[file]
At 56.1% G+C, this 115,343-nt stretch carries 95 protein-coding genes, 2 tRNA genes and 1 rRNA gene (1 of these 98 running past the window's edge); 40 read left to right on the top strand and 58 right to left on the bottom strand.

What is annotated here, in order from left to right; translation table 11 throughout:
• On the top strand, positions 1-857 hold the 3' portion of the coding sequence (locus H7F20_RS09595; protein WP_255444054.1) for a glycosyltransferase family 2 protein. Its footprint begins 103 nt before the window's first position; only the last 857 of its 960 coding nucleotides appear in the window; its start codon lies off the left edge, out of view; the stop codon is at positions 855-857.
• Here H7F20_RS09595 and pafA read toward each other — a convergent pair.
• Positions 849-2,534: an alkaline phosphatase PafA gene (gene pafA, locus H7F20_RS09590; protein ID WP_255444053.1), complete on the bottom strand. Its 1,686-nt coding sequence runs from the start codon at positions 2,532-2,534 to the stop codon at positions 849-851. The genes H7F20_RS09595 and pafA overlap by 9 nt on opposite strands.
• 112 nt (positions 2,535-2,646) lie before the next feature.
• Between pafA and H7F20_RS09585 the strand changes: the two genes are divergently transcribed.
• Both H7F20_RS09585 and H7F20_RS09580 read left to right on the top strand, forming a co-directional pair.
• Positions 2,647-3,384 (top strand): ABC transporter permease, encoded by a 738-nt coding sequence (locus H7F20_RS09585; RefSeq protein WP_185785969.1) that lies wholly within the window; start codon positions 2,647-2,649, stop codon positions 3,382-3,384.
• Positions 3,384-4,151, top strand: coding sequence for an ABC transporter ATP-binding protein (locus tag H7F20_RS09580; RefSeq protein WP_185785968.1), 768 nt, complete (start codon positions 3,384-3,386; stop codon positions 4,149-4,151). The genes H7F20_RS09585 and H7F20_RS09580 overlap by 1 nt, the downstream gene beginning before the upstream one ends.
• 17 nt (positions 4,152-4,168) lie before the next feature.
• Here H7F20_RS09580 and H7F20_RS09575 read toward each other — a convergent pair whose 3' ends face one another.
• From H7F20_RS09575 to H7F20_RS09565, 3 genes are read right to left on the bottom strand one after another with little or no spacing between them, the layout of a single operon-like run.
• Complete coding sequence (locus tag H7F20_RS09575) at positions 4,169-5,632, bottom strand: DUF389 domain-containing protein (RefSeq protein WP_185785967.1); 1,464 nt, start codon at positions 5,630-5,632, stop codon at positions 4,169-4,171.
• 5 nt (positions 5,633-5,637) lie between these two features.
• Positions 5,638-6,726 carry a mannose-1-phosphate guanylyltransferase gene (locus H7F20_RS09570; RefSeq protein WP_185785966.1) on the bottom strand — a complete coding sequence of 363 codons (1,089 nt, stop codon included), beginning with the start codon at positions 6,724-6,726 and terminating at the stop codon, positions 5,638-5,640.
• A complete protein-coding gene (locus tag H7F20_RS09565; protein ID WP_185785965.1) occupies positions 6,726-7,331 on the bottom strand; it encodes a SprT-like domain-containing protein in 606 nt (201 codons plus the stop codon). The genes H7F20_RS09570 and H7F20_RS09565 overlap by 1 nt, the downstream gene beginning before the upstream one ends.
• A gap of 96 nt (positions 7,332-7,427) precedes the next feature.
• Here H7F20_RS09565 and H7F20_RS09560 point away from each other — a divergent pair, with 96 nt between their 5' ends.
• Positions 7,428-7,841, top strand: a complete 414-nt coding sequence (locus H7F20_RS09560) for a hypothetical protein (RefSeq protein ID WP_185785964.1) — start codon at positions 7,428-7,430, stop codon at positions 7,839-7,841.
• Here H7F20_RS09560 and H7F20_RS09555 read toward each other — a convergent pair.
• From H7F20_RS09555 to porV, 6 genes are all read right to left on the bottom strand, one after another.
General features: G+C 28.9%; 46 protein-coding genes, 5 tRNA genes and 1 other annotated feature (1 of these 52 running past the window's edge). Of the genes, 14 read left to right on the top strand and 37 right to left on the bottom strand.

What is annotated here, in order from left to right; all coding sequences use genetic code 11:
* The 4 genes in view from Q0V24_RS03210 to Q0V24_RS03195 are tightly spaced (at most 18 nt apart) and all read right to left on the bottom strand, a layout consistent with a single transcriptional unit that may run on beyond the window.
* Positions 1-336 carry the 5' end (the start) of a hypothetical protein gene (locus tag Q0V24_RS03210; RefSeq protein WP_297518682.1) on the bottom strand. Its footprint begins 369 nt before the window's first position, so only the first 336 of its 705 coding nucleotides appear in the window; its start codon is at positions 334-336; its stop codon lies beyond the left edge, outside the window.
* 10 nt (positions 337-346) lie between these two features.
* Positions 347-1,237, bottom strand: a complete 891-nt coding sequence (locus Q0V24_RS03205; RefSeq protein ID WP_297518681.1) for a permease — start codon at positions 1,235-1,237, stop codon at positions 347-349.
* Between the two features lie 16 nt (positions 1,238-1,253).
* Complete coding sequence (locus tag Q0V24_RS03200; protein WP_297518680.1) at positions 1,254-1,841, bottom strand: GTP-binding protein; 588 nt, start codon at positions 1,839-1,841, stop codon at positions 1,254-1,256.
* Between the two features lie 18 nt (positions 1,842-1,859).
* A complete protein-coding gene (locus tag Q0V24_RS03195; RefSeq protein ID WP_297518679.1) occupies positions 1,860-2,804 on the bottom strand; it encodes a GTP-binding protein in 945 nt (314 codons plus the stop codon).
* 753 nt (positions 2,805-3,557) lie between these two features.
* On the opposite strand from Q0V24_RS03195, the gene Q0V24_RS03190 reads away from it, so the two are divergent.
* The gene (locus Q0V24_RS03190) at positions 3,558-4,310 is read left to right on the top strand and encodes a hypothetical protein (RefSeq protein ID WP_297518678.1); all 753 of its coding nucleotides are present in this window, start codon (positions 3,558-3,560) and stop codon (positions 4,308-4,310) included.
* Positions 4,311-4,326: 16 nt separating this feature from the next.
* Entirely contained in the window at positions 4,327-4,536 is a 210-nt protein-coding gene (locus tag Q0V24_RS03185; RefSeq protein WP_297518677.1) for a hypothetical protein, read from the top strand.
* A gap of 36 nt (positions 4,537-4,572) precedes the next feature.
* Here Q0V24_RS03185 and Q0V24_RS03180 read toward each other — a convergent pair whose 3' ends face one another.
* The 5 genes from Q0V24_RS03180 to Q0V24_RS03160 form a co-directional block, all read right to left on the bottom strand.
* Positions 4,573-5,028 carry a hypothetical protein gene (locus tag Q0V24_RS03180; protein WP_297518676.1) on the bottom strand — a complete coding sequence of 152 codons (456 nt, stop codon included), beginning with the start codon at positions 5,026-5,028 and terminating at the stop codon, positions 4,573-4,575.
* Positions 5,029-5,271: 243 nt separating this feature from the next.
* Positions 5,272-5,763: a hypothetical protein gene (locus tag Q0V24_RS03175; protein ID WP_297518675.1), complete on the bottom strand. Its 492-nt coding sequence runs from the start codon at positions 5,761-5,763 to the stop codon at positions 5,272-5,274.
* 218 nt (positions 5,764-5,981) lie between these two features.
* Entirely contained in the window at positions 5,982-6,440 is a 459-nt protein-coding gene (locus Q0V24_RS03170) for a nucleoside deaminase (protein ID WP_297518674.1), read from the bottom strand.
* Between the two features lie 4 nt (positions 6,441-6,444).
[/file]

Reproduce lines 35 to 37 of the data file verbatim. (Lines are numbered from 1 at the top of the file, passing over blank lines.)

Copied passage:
* The gene (locus Q0V24_RS03190) at positions 3,558-4,310 is read left to right on the top strand and encodes a hypothetical protein (RefSeq protein ID WP_297518678.1); all 753 of its coding nucleotides are present in this window, start codon (positions 3,558-3,560) and stop codon (positions 4,308-4,310) included.
* Positions 4,311-4,326: 16 nt separating this feature from the next.
* Entirely contained in the window at positions 4,327-4,536 is a 210-nt protein-coding gene (locus tag Q0V24_RS03185; RefSeq protein WP_297518677.1) for a hypothetical protein, read from the top strand.